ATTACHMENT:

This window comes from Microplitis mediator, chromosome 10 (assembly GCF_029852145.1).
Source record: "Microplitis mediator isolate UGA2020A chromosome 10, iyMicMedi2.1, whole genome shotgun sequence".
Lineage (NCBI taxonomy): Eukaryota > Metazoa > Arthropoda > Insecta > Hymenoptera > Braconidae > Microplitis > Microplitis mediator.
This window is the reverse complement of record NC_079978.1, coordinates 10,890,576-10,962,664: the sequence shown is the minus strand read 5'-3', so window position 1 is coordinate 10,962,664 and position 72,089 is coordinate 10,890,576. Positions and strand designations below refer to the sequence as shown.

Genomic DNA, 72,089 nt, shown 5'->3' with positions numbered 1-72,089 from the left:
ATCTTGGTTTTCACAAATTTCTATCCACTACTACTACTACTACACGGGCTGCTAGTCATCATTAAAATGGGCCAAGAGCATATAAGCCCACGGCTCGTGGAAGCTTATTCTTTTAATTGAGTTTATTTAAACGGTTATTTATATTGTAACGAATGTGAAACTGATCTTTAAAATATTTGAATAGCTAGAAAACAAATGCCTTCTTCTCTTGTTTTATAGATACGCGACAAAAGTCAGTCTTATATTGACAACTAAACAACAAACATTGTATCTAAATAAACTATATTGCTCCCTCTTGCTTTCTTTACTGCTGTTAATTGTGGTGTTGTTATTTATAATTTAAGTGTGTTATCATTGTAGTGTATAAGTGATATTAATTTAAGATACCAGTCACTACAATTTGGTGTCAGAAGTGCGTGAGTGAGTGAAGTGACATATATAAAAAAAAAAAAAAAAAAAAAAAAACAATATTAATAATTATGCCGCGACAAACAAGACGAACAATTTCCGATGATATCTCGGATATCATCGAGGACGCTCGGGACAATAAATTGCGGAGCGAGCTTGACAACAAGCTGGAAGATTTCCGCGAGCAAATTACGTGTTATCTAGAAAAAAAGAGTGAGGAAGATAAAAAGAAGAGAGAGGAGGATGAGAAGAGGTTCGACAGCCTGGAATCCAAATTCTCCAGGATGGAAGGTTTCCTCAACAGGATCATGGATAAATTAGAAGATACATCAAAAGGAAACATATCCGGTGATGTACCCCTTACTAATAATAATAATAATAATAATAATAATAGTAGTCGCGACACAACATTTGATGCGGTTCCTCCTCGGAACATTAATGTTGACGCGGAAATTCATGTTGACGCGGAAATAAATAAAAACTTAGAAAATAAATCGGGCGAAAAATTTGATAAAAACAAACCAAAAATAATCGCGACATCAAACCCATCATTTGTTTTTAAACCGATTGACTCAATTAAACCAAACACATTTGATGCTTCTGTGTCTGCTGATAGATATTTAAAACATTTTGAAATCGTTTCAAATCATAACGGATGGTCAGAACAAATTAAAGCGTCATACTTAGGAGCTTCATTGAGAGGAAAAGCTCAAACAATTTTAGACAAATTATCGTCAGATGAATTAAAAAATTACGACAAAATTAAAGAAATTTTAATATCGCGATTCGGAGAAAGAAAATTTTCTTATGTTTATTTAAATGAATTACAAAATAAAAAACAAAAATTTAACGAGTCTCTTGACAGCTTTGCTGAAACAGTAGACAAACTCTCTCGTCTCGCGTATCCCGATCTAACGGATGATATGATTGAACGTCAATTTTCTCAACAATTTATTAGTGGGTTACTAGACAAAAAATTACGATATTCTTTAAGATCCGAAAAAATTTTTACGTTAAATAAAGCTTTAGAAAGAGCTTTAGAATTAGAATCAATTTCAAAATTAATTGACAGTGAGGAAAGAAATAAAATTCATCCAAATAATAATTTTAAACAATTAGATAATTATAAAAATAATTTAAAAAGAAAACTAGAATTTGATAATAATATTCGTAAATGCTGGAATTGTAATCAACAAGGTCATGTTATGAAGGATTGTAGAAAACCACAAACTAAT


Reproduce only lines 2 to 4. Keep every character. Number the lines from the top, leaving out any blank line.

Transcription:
Source record: "Microplitis mediator isolate UGA2020A chromosome 10, iyMicMedi2.1, whole genome shotgun sequence".
Lineage (NCBI taxonomy): Eukaryota > Metazoa > Arthropoda > Insecta > Hymenoptera > Braconidae > Microplitis > Microplitis mediator.
This window is the reverse complement of record NC_079978.1, coordinates 10,890,576-10,962,664: the sequence shown is the minus strand read 5'-3', so window position 1 is coordinate 10,962,664 and position 72,089 is coordinate 10,890,576. Positions and strand designations below refer to the sequence as shown.